Term object contains all the information about its impact on the system. Each of these
Term can produce an operator, which is a function which can be applied to a vector. Both the
Term and its associated operator had to be modified to be able to store and do computations with GPU arrays.
By the end of the GSoC, I managed to implement 4 terms out of 13 - and 3 more were already GPU-compatible, as they simply modified the
Model and not the basis of plane waves. This allows to solve a linear DFT problem which is a first step: however, scaling up to the full problem requires solving non-linear equations, described for example by the exchange-correlation term. These additional terms will be much harder to write in a GPU-compatible way, either because they are very complex and were made using scalar indexing (meaning we probably would have to change the way they are created) or because they rely on external libraries.
The last big difficulty I faced was the way to distinguish between CPU arrays and GPU arrays. The generic way to offload an array
A to the GPU is to call
CuArray(A), and the way to get it back on the CPU is to call
Array(A). However, in my case, the keyword for GPU offloading can change (
ROCArray...), and so I need a way to either store it or easily get it. I also need to create new arrays, by using these keywords.
At first, I thought I could use the
similar function which builds an uninitialized array with a given element type and size, based upon the given source array. However, this doesn't cover all the cases, as some explicit conversions still need to take place. For example, using the QR decomposition doesn't yield two
Array, but a object of type
LinearAlgebra.QRCompactWYQ (for Q) and an
Array (for R). I needed a way to replicate the conversion from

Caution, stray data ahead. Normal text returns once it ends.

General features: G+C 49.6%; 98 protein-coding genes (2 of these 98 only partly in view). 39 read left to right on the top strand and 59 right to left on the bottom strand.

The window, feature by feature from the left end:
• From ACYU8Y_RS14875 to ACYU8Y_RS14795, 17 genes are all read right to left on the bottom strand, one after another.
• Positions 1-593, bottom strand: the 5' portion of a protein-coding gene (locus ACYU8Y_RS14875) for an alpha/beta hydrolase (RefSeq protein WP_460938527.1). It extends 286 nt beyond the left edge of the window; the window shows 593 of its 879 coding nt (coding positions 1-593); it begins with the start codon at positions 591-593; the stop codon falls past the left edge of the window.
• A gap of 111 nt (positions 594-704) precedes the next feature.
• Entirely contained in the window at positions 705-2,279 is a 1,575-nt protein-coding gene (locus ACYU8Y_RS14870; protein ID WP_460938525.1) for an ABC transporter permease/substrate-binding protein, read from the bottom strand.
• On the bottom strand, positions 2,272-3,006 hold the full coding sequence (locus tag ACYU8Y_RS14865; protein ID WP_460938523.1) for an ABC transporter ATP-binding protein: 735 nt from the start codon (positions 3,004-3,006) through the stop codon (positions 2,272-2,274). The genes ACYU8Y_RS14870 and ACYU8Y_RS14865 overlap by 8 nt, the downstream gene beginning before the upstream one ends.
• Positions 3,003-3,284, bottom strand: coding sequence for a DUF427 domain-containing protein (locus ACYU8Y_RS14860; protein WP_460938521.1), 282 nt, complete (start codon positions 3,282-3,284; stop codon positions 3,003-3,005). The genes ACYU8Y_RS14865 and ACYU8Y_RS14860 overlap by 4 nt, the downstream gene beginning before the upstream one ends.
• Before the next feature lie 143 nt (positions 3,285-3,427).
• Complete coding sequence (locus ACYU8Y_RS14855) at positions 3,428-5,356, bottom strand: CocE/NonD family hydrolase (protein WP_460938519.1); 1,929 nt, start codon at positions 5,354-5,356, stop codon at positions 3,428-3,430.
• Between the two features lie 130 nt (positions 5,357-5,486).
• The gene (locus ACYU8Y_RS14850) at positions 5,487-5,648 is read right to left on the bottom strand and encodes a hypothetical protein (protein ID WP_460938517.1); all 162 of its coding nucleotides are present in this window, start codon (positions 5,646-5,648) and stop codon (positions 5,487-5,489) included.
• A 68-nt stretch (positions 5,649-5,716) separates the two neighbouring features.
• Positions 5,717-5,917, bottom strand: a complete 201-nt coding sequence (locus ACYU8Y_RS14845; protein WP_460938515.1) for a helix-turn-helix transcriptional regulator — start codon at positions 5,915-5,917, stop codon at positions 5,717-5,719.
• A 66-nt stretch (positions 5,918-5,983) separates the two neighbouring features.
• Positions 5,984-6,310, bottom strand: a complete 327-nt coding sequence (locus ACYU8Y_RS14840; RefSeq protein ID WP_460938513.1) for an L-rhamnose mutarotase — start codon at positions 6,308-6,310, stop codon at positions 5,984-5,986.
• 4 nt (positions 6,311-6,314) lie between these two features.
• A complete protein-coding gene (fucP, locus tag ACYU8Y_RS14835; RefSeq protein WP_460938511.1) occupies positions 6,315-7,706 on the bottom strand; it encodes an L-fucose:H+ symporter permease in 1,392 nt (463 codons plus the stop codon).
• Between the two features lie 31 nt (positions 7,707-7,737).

Array but for GPU objects.
The solution to this was to make the plane wave basis parametric in the type of array used for computations: this allowed to easily retrieve it. It also makes high-end user input easier: to specify that computations should happen on GPU, one simply has to give the highest array type, such as
ROCArray... and not an initialized array. Therefore, the only difference in the code for end-user in when building the plane wave basis, with an optional argument.
Although the GPU version of the code felt faster than the CPU one, I still needed to do some benchmarking to see what the real performance gain was.
In order to do a correct benchmark, I needed to have some sort of CPU parallelization, to see what were the performances in the best case scenarios. At first, I mostly played with three parameters:
- the number of CPU threads available for Julia. I could go up to 8, and got the best performances with the maximum number.
- the number of BLAS threads. From my testing, I got the best performances by setting a high number of threads, so I settle for the maximum (8).